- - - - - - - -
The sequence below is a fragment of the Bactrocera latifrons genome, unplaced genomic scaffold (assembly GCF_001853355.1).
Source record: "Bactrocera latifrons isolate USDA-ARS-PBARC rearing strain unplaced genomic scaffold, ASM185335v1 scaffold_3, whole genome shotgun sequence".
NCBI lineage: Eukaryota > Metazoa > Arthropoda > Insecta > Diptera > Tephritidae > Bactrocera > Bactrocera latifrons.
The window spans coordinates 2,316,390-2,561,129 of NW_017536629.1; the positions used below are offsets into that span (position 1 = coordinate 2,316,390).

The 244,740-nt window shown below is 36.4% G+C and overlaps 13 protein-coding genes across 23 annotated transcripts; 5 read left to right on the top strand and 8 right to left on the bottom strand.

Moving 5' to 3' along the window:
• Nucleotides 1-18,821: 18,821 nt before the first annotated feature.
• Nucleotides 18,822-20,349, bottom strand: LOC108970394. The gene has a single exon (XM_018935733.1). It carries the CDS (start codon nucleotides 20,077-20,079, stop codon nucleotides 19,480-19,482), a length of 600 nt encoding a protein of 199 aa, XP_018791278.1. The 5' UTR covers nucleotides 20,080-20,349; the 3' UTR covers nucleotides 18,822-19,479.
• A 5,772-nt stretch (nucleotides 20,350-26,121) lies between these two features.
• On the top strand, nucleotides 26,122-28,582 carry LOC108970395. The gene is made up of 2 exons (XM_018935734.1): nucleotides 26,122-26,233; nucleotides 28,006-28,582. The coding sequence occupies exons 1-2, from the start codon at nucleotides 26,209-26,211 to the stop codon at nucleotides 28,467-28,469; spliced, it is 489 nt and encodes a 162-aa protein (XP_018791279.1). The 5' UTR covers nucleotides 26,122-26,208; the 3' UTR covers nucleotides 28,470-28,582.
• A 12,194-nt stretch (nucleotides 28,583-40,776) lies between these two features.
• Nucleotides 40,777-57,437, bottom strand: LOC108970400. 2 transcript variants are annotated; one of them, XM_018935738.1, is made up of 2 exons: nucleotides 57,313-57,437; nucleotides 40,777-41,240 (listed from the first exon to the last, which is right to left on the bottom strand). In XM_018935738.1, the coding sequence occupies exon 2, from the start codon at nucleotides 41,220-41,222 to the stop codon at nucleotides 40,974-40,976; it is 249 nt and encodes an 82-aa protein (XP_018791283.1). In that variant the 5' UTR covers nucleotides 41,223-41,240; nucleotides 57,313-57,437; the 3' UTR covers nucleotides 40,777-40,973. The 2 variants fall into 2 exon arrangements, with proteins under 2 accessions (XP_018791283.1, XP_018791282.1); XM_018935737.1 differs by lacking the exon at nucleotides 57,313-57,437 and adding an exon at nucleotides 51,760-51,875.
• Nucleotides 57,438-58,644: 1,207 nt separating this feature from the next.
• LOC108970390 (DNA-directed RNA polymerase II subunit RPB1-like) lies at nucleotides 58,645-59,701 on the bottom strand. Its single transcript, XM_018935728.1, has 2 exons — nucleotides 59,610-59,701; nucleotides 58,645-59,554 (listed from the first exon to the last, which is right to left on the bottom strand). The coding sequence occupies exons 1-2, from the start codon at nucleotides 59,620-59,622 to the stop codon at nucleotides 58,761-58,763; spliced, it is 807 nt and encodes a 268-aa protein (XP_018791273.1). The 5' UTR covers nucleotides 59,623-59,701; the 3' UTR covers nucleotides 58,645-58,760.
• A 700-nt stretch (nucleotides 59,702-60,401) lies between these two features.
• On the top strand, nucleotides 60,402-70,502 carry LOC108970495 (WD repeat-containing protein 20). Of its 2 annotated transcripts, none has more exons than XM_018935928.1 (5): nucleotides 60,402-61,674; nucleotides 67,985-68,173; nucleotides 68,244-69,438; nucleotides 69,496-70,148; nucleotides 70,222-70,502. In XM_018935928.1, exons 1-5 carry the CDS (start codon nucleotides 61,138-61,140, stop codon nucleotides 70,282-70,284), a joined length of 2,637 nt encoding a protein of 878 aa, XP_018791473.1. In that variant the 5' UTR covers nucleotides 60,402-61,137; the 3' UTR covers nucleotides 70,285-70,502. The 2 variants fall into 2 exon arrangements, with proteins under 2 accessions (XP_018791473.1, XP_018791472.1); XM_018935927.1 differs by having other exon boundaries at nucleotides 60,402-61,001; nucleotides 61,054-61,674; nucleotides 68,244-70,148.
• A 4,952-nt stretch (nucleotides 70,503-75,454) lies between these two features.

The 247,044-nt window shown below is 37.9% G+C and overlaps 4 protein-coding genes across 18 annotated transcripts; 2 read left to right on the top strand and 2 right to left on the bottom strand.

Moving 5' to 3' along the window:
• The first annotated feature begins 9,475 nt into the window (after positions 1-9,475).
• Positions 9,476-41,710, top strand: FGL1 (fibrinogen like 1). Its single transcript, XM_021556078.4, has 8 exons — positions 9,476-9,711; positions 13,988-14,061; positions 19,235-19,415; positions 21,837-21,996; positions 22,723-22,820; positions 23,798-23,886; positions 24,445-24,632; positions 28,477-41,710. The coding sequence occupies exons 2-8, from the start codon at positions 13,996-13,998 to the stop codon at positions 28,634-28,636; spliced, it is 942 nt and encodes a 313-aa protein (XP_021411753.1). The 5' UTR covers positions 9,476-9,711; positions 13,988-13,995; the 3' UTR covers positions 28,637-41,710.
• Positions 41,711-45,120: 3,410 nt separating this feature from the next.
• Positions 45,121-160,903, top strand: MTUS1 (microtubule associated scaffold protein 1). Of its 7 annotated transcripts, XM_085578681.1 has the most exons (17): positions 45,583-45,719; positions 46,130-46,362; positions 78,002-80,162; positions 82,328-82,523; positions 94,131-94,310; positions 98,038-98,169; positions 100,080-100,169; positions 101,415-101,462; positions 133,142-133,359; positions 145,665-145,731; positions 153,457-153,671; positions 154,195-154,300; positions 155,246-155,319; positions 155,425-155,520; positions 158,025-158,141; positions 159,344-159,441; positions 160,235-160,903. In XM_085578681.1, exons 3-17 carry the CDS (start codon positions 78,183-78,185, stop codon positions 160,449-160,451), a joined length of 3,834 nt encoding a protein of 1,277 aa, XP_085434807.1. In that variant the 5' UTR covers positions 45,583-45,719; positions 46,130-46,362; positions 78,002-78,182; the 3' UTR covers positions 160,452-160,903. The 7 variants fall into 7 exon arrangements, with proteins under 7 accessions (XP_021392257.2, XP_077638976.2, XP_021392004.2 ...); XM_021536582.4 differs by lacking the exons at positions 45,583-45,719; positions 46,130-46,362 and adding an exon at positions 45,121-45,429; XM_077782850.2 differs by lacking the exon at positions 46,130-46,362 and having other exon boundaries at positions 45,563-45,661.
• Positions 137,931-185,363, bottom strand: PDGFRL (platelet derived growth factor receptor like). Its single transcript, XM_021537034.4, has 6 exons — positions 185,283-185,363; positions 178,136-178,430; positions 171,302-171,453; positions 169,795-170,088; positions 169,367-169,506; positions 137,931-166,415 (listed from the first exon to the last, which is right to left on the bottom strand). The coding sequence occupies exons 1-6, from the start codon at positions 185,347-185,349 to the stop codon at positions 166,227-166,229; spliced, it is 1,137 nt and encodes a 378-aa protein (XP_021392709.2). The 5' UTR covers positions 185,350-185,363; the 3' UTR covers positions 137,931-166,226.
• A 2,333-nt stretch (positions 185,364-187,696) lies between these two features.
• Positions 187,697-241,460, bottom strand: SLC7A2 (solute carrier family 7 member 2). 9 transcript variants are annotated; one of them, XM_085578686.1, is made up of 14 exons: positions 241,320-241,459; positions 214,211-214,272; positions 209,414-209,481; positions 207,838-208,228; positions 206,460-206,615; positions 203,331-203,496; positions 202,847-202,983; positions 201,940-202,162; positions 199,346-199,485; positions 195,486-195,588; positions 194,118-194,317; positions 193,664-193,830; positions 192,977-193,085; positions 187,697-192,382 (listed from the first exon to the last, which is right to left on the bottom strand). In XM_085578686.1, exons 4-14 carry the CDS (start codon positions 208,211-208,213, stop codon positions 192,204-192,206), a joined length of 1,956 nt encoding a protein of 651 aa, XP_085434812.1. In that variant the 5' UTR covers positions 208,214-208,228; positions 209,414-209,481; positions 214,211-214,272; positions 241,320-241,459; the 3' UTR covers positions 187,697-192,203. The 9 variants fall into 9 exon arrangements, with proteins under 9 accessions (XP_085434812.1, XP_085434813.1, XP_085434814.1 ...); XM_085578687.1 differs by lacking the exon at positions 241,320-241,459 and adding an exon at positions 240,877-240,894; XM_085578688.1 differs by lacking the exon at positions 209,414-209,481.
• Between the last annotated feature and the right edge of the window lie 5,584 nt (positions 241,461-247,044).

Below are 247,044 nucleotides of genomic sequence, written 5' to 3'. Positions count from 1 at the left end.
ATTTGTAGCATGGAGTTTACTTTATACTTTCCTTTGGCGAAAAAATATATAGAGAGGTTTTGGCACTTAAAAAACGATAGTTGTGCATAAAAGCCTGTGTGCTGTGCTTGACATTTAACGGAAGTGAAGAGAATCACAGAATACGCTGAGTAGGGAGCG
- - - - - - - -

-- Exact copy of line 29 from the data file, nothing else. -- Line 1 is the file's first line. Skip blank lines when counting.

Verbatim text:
ATTTGTAGCATGGAGTTTACTTTATACTTTCCTTTGGCGAAAAAATATATAGAGAGGTTTTGGCACTTAAAAAACGATAGTTGTGCATAAAAGCCTGTGTGCTGTGCTTGACATTTAACGGAAGTGAAGAGAATCACAGAATACGCTGAGTAGGGAGCG